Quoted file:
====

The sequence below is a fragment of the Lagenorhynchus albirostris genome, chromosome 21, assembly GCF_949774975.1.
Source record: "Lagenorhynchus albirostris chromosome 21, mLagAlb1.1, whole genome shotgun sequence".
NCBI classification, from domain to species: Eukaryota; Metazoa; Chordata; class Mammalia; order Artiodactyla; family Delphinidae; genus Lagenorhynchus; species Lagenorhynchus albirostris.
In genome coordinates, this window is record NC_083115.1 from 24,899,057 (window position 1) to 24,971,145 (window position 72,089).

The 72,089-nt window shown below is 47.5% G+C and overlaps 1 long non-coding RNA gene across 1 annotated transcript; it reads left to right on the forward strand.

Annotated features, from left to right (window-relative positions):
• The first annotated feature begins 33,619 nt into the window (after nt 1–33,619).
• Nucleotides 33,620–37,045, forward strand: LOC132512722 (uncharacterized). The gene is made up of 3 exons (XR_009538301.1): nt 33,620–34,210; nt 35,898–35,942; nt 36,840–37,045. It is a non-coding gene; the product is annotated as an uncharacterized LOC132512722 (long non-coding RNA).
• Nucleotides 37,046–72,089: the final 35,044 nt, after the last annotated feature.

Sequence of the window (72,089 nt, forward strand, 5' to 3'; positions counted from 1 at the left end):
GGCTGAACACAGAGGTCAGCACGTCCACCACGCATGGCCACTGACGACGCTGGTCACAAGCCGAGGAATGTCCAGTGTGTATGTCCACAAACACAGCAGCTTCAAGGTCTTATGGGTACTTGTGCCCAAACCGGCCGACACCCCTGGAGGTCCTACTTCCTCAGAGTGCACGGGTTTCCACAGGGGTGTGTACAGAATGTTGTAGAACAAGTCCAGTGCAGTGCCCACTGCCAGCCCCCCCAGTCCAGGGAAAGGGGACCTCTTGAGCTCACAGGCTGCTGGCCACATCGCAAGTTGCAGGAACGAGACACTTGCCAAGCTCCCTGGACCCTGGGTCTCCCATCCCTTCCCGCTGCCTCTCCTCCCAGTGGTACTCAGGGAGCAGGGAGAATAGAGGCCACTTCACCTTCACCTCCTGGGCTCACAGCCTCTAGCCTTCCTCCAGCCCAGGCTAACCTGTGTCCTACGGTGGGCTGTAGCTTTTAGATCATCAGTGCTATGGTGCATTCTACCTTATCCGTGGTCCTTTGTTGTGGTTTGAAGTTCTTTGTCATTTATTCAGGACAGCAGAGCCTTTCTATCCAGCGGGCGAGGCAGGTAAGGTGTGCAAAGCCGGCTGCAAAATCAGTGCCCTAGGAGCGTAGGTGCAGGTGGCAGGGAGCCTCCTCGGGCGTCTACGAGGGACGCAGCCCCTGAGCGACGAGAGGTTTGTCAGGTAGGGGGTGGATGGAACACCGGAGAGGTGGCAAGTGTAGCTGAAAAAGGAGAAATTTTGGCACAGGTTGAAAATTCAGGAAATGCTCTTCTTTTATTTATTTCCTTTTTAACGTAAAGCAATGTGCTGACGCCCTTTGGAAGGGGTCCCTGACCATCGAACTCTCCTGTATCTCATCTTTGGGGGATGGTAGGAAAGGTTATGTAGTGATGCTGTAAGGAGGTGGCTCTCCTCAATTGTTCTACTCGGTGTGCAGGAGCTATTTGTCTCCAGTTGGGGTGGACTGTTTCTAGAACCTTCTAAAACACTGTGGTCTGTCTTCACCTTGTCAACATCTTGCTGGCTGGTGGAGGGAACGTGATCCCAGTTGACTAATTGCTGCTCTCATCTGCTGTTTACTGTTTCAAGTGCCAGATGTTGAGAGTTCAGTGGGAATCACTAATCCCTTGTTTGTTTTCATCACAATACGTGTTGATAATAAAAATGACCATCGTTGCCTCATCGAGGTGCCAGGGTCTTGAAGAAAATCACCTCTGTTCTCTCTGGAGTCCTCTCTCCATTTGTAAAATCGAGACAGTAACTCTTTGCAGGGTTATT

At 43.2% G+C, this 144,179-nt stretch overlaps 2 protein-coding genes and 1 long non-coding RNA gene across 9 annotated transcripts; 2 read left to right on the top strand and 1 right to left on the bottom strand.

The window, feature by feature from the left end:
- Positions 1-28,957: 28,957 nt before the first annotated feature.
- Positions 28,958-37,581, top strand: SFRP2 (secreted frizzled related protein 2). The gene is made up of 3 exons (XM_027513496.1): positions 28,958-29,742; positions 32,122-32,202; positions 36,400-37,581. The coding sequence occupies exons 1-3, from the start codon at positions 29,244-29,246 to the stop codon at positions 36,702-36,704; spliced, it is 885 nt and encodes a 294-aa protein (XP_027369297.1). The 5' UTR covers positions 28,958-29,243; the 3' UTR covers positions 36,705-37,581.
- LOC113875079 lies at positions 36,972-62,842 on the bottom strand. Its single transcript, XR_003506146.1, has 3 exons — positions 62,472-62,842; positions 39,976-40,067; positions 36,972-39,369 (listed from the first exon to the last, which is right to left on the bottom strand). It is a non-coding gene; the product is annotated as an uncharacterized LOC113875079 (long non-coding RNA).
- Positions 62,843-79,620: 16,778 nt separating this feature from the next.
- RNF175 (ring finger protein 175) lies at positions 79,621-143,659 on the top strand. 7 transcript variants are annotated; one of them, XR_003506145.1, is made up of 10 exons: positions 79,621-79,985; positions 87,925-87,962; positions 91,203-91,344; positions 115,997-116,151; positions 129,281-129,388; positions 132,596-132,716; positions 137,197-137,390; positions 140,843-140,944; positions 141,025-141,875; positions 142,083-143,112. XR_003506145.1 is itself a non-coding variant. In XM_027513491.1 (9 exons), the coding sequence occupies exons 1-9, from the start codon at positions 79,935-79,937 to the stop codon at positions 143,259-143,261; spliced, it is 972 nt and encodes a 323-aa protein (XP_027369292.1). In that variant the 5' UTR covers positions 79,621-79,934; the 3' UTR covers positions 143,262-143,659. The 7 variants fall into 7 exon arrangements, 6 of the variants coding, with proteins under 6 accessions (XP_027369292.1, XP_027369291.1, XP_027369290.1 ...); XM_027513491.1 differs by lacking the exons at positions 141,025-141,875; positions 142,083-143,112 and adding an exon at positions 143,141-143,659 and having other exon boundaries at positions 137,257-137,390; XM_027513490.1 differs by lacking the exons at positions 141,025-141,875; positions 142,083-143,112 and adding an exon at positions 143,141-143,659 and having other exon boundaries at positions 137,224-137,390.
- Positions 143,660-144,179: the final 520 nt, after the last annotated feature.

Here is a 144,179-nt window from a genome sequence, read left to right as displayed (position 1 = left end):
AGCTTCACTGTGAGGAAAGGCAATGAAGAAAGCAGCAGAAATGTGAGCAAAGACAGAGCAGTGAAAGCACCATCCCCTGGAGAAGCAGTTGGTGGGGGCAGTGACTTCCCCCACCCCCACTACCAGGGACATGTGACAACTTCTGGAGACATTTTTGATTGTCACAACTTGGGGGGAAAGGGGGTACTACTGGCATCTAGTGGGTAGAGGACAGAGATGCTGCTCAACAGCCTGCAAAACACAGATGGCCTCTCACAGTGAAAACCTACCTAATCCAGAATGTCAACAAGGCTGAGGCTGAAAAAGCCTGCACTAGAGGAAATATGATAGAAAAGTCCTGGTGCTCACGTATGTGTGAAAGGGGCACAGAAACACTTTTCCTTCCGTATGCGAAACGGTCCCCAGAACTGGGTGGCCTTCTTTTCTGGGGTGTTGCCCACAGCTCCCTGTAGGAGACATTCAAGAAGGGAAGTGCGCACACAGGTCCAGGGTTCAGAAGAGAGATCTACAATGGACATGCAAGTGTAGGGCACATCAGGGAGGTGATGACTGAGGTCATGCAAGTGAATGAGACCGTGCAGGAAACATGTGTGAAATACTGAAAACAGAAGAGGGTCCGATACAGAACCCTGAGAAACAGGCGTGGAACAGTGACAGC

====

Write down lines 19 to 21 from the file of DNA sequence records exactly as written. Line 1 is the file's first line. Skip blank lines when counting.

- Positions 143,660-144,179: the final 520 nt, after the last annotated feature.

Here is a 144,179-nt window from a genome sequence, read left to right as displayed (position 1 = left end):
AGCTTCACTGTGAGGAAAGGCAATGAAGAAAGCAGCAGAAATGTGAGCAAAGACAGAGCAGTGAAAGCACCATCCCCTGGAGAAGCAGTTGGTGGGGGCAGTGACTTCCCCCACCCCCACTACCAGGGACATGTGACAACTTCTGGAGACATTTTTGATTGTCACAACTTGGGGGGAAAGGGGGTACTACTGGCATCTAGTGGGTAGAGGACAGAGATGCTGCTCAACAGCCTGCAAAACACAGATGGCCTCTCACAGTGAAAACCTACCTAATCCAGAATGTCAACAAGGCTGAGGCTGAAAAAGCCTGCACTAGAGGAAATATGATAGAAAAGTCCTGGTGCTCACGTATGTGTGAAAGGGGCACAGAAACACTTTTCCTTCCGTATGCGAAACGGTCCCCAGAACTGGGTGGCCTTCTTTTCTGGGGTGTTGCCCACAGCTCCCTGTAGGAGACATTCAAGAAGGGAAGTGCGCACACAGGTCCAGGGTTCAGAAGAGAGATCTACAATGGACATGCAAGTGTAGGGCACATCAGGGAGGTGATGACTGAGGTCATGCAAGTGAATGAGACCGTGCAGGAAACATGTGTGAAATACTGAAAACAGAAGAGGGTCCGATACAGAACCCTGAGAAACAGGCGTGGAACAGTGACAGC